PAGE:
China joins international design system

The Hague System for the International Registration of Industrial Designs provides a simple and cost-effective route for designers to protect their designs in multiple countries worldwide through the filing of a single international application. Many commercially significant territories such as the EU, UK, USA, Canada and Japan are already party to The Hague System.

In a key development, China has joined the Hague System following the Chinese government’s deposition of its instrument of accession to the 1999 Geneva Act of the Hague Agreement on 5 February 2022. The 1999 Act will enter into force in China on 5 May 2022. This follows on from recent changes to China’s domestic design system, which removed certain incompatibilities with the Hague System.

Design protection in China can be beneficial for businesses looking to expand into the world’s second largest economy, which is a significant manufacturer and exporter of consumer goods and has some of the world’s biggest e-commerce platforms.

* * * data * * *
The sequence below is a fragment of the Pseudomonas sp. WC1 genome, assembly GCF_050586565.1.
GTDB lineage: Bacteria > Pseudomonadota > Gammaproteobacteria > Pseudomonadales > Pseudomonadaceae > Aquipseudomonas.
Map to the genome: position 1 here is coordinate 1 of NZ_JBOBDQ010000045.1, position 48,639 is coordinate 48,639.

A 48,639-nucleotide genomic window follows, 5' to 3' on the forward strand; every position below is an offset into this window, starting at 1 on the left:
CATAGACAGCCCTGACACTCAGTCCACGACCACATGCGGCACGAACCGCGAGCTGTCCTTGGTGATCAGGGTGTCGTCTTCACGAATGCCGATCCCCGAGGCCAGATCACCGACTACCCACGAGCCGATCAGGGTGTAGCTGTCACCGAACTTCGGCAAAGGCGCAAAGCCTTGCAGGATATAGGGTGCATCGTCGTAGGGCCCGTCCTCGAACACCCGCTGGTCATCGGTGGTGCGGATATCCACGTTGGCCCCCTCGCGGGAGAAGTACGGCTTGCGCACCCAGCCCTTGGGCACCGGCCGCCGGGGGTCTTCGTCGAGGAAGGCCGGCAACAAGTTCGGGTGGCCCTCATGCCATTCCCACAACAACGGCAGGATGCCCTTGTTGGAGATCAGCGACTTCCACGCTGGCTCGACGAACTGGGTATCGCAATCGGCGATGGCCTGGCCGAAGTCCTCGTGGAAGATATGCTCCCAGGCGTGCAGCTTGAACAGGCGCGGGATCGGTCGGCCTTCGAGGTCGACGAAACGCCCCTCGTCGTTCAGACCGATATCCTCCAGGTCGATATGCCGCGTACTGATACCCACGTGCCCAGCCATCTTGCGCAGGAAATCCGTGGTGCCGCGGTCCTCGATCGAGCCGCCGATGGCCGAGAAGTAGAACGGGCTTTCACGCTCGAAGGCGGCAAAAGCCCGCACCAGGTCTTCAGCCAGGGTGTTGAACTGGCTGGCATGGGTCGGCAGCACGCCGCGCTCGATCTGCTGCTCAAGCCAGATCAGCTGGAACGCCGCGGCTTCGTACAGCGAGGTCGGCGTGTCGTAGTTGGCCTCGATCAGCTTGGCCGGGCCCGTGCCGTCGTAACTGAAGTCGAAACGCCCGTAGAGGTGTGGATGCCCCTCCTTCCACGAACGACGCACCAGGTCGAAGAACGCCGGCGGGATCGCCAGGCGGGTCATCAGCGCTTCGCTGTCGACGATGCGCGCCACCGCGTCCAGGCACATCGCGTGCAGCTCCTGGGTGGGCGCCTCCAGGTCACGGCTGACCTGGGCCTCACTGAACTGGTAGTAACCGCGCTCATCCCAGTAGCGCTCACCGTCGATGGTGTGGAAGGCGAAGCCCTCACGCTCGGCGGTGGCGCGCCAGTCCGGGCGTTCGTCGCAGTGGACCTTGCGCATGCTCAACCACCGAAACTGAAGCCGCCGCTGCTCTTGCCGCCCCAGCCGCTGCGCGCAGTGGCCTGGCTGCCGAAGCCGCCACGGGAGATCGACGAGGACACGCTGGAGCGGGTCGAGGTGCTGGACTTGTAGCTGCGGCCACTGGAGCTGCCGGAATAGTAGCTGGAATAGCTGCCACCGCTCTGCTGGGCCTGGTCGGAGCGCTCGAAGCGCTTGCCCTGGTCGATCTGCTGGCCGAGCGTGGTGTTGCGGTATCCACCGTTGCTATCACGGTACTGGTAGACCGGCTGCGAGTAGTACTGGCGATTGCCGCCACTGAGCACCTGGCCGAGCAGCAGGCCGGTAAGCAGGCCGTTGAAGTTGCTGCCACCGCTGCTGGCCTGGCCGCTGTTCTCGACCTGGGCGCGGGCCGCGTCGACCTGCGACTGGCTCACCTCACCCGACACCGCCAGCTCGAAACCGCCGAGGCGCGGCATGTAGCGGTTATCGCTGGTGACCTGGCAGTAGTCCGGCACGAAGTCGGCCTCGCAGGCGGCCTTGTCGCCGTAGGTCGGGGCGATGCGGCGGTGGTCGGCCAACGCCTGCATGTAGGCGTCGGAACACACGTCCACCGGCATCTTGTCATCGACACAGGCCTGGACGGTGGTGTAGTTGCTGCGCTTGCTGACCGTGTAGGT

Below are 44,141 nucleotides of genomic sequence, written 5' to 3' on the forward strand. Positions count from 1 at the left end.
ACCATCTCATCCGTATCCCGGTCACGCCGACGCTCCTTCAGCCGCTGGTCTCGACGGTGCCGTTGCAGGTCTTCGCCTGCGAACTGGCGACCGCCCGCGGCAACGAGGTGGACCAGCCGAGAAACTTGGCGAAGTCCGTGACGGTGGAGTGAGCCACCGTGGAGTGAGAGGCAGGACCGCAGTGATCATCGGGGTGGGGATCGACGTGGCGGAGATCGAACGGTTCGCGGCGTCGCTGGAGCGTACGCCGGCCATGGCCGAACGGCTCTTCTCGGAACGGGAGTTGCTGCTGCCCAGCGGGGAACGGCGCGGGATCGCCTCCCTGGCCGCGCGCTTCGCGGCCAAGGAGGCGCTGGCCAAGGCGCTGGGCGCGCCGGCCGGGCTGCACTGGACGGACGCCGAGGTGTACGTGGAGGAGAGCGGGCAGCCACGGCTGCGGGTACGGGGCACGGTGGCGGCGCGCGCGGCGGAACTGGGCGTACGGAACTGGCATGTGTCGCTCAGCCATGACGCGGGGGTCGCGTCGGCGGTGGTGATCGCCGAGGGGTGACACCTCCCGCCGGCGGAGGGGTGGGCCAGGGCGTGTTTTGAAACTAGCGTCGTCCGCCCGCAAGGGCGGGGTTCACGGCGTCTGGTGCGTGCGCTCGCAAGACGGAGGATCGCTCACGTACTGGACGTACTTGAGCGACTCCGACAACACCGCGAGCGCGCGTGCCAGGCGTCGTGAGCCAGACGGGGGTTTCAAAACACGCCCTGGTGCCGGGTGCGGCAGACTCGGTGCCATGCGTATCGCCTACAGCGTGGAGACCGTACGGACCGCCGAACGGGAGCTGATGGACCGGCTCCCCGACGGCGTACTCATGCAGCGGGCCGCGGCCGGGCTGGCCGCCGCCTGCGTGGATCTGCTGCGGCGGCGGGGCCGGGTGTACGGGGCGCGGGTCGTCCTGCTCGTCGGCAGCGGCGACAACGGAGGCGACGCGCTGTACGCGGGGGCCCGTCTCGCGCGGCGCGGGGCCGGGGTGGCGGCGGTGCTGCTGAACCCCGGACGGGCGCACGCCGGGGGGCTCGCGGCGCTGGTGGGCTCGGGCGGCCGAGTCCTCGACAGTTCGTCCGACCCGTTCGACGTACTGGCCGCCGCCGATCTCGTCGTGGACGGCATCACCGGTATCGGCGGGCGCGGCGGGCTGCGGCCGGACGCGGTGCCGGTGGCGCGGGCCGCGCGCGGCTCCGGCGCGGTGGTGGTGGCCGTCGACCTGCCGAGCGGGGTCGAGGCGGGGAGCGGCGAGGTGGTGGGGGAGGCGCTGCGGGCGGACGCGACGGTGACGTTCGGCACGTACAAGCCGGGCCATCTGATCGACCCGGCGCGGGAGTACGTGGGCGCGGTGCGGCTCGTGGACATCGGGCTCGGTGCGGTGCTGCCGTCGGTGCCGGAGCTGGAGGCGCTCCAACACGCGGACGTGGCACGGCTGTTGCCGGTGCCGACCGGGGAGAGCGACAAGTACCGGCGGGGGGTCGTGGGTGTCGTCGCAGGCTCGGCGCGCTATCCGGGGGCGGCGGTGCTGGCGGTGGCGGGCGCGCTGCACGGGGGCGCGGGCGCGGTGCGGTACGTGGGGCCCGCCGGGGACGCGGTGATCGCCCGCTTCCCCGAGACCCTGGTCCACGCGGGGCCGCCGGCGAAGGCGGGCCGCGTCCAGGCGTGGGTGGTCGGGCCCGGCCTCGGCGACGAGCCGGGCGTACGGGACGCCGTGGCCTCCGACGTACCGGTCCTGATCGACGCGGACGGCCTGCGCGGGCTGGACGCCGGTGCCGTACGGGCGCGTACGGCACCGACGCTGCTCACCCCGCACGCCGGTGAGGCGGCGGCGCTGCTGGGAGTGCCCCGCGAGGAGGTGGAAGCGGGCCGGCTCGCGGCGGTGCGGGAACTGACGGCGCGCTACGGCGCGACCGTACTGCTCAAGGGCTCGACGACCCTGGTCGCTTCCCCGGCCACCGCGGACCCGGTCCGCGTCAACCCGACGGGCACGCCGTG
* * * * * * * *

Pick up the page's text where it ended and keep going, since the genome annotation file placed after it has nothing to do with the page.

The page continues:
WIPO’s Director General Daren Tang said:

From the earliest ornamental products made by our Stone Age ancestors to the modern day haute couture we see on runways across the globe, designers enrich, excite and enliven us. Designers are also playing a bigger role in shaping the look and feel of the products we use every day - from household products and mobile phones to virtual designs. China’s accession to the Hague System means that the design community in China will find it easier to protect and bring their designs out of China, and overseas designers will find it easier to move their designs into one of the world's largest and most-dynamic markets.”

At present China’s membership of the Hague system will not apply to the Hong Kong Special Administrative Region or the Macao Special Administrative Region of the People’s Republic of China, which means that design protection must be applied for separately in these regions.

We will continue to keep up to date with developments about China's domestic laws, procedures and requirements for international design protection as they arise.